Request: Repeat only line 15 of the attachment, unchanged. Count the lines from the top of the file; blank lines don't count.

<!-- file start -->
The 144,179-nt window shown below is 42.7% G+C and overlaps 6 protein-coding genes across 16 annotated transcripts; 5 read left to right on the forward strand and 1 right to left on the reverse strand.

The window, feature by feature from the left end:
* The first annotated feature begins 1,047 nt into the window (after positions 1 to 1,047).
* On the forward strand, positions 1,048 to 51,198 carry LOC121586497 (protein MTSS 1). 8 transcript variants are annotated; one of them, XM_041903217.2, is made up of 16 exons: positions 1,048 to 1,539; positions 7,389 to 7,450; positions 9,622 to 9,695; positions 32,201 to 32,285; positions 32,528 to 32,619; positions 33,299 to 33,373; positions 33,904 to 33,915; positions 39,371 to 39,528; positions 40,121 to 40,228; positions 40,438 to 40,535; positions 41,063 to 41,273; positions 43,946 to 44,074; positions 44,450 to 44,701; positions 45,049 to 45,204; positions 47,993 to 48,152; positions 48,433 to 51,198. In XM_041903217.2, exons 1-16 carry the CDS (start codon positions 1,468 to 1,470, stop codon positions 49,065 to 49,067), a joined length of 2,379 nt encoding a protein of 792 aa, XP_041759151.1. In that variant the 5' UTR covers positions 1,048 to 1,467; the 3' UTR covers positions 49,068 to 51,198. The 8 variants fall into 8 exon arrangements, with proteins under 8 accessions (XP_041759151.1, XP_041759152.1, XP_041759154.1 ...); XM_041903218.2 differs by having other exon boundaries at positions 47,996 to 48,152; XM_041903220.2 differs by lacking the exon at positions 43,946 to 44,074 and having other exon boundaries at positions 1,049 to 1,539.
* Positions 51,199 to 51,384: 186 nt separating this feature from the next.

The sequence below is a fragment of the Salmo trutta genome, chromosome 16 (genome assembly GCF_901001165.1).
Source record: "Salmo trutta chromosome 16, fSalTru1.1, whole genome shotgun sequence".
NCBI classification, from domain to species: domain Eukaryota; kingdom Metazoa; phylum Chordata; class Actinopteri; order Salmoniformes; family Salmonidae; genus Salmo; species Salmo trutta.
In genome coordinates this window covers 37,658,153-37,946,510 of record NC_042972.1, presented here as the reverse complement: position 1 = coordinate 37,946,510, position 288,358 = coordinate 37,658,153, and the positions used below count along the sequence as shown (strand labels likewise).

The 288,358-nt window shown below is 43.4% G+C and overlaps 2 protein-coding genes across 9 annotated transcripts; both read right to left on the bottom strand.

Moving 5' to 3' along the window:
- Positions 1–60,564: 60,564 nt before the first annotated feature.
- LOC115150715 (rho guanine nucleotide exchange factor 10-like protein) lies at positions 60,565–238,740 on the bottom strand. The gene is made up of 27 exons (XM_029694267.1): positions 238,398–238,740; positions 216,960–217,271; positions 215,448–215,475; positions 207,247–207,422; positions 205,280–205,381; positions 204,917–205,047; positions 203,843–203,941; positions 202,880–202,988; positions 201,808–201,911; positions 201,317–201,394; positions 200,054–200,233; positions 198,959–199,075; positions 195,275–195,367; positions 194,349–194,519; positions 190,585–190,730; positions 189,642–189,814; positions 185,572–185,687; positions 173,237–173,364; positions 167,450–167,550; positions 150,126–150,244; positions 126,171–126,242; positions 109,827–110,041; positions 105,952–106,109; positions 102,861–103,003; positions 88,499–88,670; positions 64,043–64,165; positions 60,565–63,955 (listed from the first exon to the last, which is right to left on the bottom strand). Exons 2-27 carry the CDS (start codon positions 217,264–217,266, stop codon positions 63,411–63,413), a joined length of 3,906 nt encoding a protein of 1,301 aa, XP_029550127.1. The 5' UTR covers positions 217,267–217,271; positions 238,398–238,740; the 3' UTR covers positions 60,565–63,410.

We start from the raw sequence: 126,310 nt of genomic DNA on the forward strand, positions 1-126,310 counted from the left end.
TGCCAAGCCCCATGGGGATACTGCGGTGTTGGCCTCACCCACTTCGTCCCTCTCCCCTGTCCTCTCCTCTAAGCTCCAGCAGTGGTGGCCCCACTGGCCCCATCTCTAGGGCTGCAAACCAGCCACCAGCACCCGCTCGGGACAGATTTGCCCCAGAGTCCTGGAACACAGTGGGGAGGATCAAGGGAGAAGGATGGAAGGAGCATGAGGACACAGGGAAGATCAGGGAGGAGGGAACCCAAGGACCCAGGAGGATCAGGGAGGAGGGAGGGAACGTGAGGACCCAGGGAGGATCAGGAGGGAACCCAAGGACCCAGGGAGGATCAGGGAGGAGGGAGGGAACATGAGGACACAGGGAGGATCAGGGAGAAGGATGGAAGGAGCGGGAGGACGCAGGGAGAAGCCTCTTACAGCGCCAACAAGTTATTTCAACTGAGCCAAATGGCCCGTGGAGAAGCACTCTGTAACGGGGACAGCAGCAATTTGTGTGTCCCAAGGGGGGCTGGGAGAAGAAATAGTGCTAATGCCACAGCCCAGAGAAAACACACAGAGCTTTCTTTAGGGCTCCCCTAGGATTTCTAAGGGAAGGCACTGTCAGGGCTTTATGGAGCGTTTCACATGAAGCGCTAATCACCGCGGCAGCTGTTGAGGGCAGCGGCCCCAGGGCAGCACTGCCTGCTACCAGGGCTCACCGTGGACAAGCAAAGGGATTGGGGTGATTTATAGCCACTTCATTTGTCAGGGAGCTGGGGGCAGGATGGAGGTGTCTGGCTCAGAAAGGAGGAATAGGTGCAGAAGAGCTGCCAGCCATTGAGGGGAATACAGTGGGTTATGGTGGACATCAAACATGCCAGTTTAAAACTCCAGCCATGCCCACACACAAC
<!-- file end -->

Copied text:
TGCCAAGCCCCATGGGGATACTGCGGTGTTGGCCTCACCCACTTCGTCCCTCTCCCCTGTCCTCTCCTCTAAGCTCCAGCAGTGGTGGCCCCACTGGCCCCATCTCTAGGGCTGCAAACCAGCCACCAGCACCCGCTCGGGACAGATTTGCCCCAGAGTCCTGGAACACAGTGGGGAGGATCAAGGGAGAAGGATGGAAGGAGCATGAGGACACAGGGAAGATCAGGGAGGAGGGAACCCAAGGACCCAGGAGGATCAGGGAGGAGGGAGGGAACGTGAGGACCCAGGGAGGATCAGGAGGGAACCCAAGGACCCAGGGAGGATCAGGGAGGAGGGAGGGAACATGAGGACACAGGGAGGATCAGGGAGAAGGATGGAAGGAGCGGGAGGACGCAGGGAGAAGCCTCTTACAGCGCCAACAAGTTATTTCAACTGAGCCAAATGGCCCGTGGAGAAGCACTCTGTAACGGGGACAGCAGCAATTTGTGTGTCCCAAGGGGGGCTGGGAGAAGAAATAGTGCTAATGCCACAGCCCAGAGAAAACACACAGAGCTTTCTTTAGGGCTCCCCTAGGATTTCTAAGGGAAGGCACTGTCAGGGCTTTATGGAGCGTTTCACATGAAGCGCTAATCACCGCGGCAGCTGTTGAGGGCAGCGGCCCCAGGGCAGCACTGCCTGCTACCAGGGCTCACCGTGGACAAGCAAAGGGATTGGGGTGATTTATAGCCACTTCATTTGTCAGGGAGCTGGGGGCAGGATGGAGGTGTCTGGCTCAGAAAGGAGGAATAGGTGCAGAAGAGCTGCCAGCCATTGAGGGGAATACAGTGGGTTATGGTGGACATCAAACATGCCAGTTTAAAACTCCAGCCATGCCCACACACAAC